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Amazon Photos has finally been redesigned for Android users

Amazon Photos has finally been redesigned for Android users


A similar overhaul was rolled out to iOS users in November last year to make accessing free and unlimited photo libraries stored at full resolution even easier.

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A hand holding a phone against a gradient grey backdrop. The phone is displaying the redesigned Amazon Photos app.
Amazon emphasizes that the new navigation options are all “within a thumb’s reach.”
Image: Amazon

Amazon Photos on Android has been redesigned to make app navigation and sharing photos and videos easier for its users, bringing the service in line with a similar update that rolled out to iOS devices almost a year ago

Now, Amazon Photo users can search a photo gallery from the home screen singlehandedly — emphasizing navigation options all being “within a thumb’s reach.” Swiping up within the Amazon Photos gallery on your device will open a new control panel where users can find curated features to filter photos by object, place, or year. 

A mobile phone displaying the redesigned Amazon Photos app for Android.
The new home screen can be navigated using just your thumb and features a new control panel, accessible by swiping up within the gallery.
Image: Amazon

Tapping the Amazon Smile logo at the top-left-hand corner of the gallery page will also give users access to options such as customer accounts, uploads, and prints, while the “Paper airplane” button on the top right will take users to a page where images and videos can be privately shared with friends and family.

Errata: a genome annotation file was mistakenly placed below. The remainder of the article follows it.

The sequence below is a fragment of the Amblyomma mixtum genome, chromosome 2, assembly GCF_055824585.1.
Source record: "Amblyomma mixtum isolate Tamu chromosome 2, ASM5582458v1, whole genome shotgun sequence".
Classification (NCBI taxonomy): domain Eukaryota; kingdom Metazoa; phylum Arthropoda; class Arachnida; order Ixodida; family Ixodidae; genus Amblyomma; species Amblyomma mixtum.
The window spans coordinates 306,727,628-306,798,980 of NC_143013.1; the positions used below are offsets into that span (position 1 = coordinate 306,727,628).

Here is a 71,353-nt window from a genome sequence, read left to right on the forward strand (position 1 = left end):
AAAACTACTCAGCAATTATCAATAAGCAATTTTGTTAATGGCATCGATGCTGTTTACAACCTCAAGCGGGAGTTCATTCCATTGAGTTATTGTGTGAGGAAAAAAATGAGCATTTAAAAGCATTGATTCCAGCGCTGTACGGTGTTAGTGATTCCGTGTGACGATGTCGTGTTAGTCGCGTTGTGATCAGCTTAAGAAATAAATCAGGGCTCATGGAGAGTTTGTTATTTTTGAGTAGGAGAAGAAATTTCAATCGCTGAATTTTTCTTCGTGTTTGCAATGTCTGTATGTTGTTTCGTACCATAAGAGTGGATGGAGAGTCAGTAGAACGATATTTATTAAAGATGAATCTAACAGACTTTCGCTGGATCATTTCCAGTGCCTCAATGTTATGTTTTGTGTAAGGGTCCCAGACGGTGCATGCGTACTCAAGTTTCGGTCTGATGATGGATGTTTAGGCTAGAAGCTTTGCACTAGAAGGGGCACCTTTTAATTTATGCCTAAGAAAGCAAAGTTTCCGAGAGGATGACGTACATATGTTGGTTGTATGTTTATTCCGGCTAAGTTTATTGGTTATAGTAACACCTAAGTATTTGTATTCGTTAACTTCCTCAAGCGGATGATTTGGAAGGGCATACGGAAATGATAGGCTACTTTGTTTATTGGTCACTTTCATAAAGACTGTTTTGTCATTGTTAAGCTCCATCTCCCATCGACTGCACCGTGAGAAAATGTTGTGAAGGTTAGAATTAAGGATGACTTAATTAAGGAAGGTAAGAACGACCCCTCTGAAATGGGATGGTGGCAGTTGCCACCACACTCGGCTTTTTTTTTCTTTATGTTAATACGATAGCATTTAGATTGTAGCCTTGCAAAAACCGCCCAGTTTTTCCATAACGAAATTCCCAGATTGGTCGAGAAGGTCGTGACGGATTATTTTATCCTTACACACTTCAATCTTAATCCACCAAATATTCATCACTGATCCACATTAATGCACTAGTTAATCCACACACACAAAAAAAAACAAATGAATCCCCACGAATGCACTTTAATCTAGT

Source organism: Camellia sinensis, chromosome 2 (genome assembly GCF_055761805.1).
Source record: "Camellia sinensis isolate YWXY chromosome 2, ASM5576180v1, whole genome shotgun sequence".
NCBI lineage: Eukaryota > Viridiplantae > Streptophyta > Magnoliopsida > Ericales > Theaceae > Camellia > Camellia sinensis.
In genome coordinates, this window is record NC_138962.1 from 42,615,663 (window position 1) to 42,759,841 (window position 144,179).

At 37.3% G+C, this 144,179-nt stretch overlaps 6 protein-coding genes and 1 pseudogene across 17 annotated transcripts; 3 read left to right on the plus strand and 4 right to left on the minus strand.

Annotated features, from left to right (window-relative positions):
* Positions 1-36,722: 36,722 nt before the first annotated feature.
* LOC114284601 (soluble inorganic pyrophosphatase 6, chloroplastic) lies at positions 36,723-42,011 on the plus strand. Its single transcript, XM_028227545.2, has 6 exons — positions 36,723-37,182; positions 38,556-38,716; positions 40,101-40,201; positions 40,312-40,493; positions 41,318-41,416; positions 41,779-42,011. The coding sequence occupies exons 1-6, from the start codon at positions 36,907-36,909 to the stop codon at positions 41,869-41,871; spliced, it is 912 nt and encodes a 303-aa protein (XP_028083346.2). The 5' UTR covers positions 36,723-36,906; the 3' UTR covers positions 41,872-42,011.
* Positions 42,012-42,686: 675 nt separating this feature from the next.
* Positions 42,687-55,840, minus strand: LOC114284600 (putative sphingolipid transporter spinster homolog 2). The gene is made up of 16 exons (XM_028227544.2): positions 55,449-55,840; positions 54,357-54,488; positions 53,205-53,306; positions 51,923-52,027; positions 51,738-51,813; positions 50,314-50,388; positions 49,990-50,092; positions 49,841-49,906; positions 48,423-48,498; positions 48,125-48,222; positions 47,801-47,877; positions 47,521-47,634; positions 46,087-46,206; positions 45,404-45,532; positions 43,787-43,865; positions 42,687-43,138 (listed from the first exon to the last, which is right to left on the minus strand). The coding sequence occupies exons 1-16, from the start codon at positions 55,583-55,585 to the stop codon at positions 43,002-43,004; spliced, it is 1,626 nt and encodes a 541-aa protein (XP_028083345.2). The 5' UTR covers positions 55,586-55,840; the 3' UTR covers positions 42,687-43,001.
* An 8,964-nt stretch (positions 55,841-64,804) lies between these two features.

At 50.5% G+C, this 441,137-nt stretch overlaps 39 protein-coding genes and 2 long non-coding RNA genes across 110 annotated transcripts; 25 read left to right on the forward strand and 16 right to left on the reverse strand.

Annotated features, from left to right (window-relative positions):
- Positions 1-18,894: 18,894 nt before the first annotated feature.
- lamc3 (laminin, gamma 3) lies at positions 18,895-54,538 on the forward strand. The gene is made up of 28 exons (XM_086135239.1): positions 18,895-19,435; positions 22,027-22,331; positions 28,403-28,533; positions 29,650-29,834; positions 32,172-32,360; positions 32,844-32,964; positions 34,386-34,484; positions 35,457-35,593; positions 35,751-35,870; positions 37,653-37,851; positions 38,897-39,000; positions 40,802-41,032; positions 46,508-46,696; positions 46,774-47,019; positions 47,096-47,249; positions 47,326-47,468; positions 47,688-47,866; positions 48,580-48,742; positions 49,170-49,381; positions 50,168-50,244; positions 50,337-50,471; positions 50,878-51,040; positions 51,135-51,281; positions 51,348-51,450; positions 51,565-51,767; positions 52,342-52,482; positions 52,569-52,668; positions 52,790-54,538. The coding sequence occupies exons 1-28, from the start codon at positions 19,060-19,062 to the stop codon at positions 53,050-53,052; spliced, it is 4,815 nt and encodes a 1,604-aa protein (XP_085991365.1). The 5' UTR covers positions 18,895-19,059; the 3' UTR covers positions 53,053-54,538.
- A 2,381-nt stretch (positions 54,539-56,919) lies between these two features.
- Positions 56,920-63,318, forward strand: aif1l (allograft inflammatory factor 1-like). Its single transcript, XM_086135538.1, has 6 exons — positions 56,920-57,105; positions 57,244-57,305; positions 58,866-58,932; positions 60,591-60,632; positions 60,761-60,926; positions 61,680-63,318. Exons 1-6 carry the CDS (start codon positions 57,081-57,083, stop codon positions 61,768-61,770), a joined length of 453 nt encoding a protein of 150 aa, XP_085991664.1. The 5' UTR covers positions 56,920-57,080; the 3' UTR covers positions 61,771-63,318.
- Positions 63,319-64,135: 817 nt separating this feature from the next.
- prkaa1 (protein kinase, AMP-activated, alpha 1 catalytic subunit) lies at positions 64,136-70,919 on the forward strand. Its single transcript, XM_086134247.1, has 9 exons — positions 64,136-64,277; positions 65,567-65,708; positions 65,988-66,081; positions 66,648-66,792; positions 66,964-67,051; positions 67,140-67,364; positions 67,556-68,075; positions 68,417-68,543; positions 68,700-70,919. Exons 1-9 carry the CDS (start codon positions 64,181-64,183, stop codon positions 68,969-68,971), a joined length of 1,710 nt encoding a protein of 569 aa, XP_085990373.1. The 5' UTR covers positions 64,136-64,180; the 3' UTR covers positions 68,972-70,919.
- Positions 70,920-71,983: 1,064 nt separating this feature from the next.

Amazon Prime subscribers have access to free, unlimited full-resolution photo storage and 5GB of video storage on Amazon Photos, which can be easily showcased on devices such as the Echo Show and Fire TV. The Amazon Photos Android app will be automatically updated to reflect these changes for existing users.

These features aren’t anything new for iOS users but they give Amazon Photos on Android devices a much-needed refresh to compete with rival services such as Google Photos, which doesn’t offer a comparable free storage tier. Google has, however, pushed out several updates of its own this year, providing improvements to libraries and sharing as well as a redesigned Memories feature in the same time that it’s taken Amazon to push these old updates to Android devices.